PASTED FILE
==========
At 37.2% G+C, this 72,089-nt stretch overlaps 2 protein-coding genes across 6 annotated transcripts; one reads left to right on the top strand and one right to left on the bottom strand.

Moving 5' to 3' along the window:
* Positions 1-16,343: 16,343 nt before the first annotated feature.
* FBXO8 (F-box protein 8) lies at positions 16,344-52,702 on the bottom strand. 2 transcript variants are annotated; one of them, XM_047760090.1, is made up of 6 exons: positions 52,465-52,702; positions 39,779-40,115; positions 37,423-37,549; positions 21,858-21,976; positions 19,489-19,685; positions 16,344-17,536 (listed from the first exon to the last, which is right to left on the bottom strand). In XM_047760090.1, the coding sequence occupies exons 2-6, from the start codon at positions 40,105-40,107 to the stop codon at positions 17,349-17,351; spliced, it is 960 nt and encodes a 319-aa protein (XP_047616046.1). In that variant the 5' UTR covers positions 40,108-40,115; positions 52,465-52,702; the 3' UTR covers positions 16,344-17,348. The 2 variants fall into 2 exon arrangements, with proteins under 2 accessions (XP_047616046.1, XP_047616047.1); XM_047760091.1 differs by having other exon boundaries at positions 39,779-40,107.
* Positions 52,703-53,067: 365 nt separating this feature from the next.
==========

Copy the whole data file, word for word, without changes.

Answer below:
At 37.2% G+C, this 72,089-nt stretch overlaps 2 protein-coding genes across 6 annotated transcripts; one reads left to right on the top strand and one right to left on the bottom strand.

Moving 5' to 3' along the window:
* Positions 1-16,343: 16,343 nt before the first annotated feature.
* FBXO8 (F-box protein 8) lies at positions 16,344-52,702 on the bottom strand. 2 transcript variants are annotated; one of them, XM_047760090.1, is made up of 6 exons: positions 52,465-52,702; positions 39,779-40,115; positions 37,423-37,549; positions 21,858-21,976; positions 19,489-19,685; positions 16,344-17,536 (listed from the first exon to the last, which is right to left on the bottom strand). In XM_047760090.1, the coding sequence occupies exons 2-6, from the start codon at positions 40,105-40,107 to the stop codon at positions 17,349-17,351; spliced, it is 960 nt and encodes a 319-aa protein (XP_047616046.1). In that variant the 5' UTR covers positions 40,108-40,115; positions 52,465-52,702; the 3' UTR covers positions 16,344-17,348. The 2 variants fall into 2 exon arrangements, with proteins under 2 accessions (XP_047616046.1, XP_047616047.1); XM_047760091.1 differs by having other exon boundaries at positions 39,779-40,107.
* Positions 52,703-53,067: 365 nt separating this feature from the next.